I was planning on writing some long article about some Lost-related topic of my choosing, but your comments re: last week’s article were so good and so full of ripe questions that I couldn’t pass up doing another Q & A week. This week we’ll tackle the mythology of Lost, the possible whereabouts of Michael and WAAALT!, the paradoxical character of Mr. John Locke and the less-paradoxical character of Mr. Eko, and issues of literary form. Plus did you know Kate tastes like strawberries? The things you learn from Lost, season three.
As usual, before we get to the nitty gritty—yeah, I don’t really know what that term means, either—let me remind you all of what happened in these eight episodes.
Episode 3.1 (“A Tale of Two Cities”): In the past, Jack thought his dad was boning his ex-wife. It’s unclear if he was or he wasn’t. In the present, Jack is trapped in an aquarium and watched over by Juliet. Kate gets a sexy dress, and Sawyer gets himself a fish biscuit. How’d he do that?
Episode 3.2 (“The Glass Ballerina”): In the past, Sun did bone Jae! And then her dad sent Jin to kill him! But he didn’t. Then Jae jumped out a window and died. In the present, Sun kills Colleen. Yeah, Sun! I was waiting for you to become a badass.
Episode 3.3 (“Further Instructions”): In the past, Locke belonged to a pot-growing commune but was found out by an undercover cop. In the present, Locke has gone back to being an Island version of a Bible thumper—I’ll call him an “Island thumper”—and saves Mr. Eko from a polar bear.
Episode 3.4 (“Every Man for Himself”): In the past, Sawyer helped the government by conning some white-collar criminal out of $10 million. Also Sawyer knocked up his old girlfriend-slash-dupe, so he’s got a daughter. In the present, Sawyer is led to believe that he has a ticking time bomb in his chest, but unsurprisingly he’s been conned. On the other side of the island, Desmond apparently can see the future.
Episode 3.5 (“The Cost of Living”): In the past, Mr. Eko the priest killed three Bad Guys in his church. In the present, Mr. Eko refuses to apologize for any of his actions, because he did what he did in order to survive. The Island does not approve. The Monster kills Mr. Eko. Man, so now Bernard is the only back-of-the-plane guy left? Weak. Other things: some eyepatch-wearing guy is using a computer in one of the hatches, Ben Linus (nee Henry Gale) has a tumor that needs operating, and Juliet asks Jack to kill Ben.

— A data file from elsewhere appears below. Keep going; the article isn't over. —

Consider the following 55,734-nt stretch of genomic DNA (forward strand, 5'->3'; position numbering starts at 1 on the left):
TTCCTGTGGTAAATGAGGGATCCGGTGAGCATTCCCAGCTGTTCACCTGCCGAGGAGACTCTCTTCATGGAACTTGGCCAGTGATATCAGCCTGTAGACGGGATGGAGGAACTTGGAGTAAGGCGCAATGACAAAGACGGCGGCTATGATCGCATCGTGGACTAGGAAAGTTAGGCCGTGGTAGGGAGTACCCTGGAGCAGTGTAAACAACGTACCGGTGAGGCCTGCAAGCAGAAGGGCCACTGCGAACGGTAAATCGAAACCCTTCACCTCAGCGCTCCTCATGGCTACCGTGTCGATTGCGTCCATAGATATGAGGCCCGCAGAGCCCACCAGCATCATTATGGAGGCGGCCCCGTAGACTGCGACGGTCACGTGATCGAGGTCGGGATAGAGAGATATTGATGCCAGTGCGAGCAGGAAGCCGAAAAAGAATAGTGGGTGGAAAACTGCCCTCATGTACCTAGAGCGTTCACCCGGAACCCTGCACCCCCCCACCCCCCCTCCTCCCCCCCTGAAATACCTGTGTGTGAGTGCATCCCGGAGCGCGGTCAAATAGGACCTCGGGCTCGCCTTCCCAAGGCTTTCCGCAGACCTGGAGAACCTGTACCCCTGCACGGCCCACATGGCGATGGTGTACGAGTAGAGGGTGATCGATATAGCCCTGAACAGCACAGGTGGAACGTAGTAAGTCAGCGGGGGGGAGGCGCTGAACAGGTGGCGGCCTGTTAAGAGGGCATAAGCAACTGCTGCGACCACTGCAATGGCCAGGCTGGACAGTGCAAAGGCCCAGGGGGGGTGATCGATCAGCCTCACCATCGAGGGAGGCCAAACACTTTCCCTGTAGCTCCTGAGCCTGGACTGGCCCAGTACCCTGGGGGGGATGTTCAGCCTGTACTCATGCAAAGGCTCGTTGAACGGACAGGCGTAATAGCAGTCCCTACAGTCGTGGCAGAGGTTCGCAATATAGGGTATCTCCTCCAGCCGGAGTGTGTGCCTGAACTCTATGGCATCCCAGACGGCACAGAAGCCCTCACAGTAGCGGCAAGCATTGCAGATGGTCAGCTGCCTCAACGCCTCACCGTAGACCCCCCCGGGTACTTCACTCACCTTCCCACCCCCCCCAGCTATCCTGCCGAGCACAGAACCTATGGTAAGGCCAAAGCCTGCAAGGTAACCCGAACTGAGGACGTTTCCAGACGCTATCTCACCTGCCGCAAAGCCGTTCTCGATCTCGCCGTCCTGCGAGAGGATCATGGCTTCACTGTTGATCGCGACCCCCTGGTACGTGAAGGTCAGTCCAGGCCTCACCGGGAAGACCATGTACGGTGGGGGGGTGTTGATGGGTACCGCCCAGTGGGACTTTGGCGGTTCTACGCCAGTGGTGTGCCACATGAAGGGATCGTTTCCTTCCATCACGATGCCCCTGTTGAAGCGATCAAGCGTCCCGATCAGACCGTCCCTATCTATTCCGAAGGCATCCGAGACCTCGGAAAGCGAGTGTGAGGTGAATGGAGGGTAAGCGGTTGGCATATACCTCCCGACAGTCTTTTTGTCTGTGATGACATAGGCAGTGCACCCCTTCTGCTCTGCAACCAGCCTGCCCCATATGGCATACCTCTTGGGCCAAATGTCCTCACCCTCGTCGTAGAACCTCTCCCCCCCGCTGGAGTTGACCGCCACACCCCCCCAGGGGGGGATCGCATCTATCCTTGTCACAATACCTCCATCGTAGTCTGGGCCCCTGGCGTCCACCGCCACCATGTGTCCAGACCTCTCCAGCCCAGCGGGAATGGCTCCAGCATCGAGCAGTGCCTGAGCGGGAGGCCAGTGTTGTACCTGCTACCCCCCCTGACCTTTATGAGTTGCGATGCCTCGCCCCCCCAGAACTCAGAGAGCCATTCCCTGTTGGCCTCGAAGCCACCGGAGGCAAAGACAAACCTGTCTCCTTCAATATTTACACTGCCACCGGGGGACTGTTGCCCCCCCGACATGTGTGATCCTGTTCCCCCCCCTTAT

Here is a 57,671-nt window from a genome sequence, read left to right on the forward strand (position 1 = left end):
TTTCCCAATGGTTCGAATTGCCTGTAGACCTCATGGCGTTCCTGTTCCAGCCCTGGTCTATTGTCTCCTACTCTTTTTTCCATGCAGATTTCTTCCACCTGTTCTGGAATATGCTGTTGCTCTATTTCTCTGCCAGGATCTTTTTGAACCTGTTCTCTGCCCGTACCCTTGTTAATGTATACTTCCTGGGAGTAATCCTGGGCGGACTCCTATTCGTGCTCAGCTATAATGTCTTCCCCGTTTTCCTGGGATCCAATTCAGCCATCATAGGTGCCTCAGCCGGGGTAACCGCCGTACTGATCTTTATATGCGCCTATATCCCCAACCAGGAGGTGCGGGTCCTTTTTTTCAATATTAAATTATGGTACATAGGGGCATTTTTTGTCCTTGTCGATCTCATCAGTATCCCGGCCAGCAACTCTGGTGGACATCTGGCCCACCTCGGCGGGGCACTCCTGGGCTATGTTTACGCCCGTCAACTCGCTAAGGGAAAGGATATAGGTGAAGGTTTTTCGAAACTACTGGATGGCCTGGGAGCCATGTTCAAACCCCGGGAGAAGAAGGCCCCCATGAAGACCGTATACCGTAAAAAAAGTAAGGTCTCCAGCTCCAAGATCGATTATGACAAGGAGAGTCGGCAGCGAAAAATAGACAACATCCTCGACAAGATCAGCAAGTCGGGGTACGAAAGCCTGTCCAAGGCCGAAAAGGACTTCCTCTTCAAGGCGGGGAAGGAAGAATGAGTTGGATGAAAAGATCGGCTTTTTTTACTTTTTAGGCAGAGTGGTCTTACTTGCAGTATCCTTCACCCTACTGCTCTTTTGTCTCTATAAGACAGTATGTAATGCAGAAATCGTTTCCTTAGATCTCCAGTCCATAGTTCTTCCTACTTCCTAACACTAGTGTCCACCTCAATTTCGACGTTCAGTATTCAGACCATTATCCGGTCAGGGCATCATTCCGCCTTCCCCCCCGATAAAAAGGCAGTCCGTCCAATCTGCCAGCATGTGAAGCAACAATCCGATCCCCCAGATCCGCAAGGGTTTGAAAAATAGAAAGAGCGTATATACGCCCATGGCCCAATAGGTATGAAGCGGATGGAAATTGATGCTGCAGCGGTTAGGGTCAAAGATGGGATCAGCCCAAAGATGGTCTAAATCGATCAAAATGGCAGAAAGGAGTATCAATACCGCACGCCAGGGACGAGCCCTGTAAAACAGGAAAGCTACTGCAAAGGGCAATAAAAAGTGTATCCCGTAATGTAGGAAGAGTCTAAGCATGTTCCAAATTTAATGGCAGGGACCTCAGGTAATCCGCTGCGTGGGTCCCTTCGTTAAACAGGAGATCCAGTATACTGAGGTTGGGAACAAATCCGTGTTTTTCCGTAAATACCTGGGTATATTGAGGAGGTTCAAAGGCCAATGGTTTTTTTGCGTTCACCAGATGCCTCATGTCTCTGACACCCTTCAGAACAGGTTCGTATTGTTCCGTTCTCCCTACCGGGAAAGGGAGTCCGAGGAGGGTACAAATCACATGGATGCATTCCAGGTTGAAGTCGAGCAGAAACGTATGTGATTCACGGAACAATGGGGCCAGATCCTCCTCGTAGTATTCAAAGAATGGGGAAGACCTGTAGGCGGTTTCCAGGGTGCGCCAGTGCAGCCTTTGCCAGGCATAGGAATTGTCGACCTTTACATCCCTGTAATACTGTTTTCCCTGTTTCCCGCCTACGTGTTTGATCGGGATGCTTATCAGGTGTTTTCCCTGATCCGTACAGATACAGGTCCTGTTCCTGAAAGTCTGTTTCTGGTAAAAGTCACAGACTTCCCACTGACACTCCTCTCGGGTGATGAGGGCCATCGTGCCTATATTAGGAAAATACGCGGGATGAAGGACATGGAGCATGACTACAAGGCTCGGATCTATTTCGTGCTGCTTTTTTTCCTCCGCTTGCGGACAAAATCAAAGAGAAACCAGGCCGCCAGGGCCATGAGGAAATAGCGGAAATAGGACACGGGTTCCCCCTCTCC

Episode 3.6 (“I Do”): Nathan Fillion! Nathan Fillion! Nathan! Fillion! …And some other stuff happened.
Episode 3.7 (“Not in Portland”): In the past, Juliet the fertility scientist stole medical stuffs from her lab to get her sick sister preggers the same day the “Not Dharma Initiative” asked her to join the team in “Not Portland.” But the only way she could join them would be if her ex-husband—really, writers, you named him Edmund Burke?—got run over by a bus. So of course the Not Dharma Initiative arranged for that very thing to happen. In the present, Jack holds Ben hostage by nicking his kidneys and arranges for Kate and Sawyer to escape from the Mini Island. Or maybe we should call them “The Big Island” and “Other-ahu”?
Episode 3.8 (“Flashes Before Your Eyes”): In the present, watching this episode simultaneously got me interested in Lost again and made me trade in my Sayid and Sawyer Fan Club cards for a Desmond Fan Club card. Yeah! Desmond! Here’s what happened in the episode: In either the distant past OR the near past right after the failsafe key incident, Desmond either went back in time to right before he broke up with Penny OR had some wacky vision of what would happen if he tried to change the past but couldn’t. In the present, Desmond the Grey wakes up naked to find he has come back as Desmond the White. Desmond the White can see the future. More specifically, the future that has already happened. So the future-past. I dunno, go read Slaughterhouse-Five if you’re confused. Desmond the White was apparently sent back to save a hobbit. Uh, I mean, to save Charlie. If he can. But he probably can’t. And there go my Lord of the Rings parallels.
And so, in one fell swoop, Lost completely invalidated my post from last week. You know, the one where I said, “I don’t really see any evidence that Lost is run by a ‘fate principle’ blah blah blah determinism can suck it.” In the words of Mr. John Locke, “I was wrong.” With episode 3.8, there is now some evidence that the show is set in a deterministic universe. But I’m not going to go all out and say that the characters have no free will just yet. That would be crazy. First, we’ll have to wait and see if (cue scary voice) Charlie dies. Even Charlie dies, it doesn’t necessarily prove there’s no free will; it only tips the scales in that direction. But even if somehow it’s proven that fate is real in this universe, I’m going to bet Jack is going to go all John Connor and say, “no fate but what we make,” and try to alter the space-time continuum or something so he gets his free will back. “Hey, Fate! Don’t tell me what I can’t do!” It’s going to happen. I have foreseen it.
Now to your questions.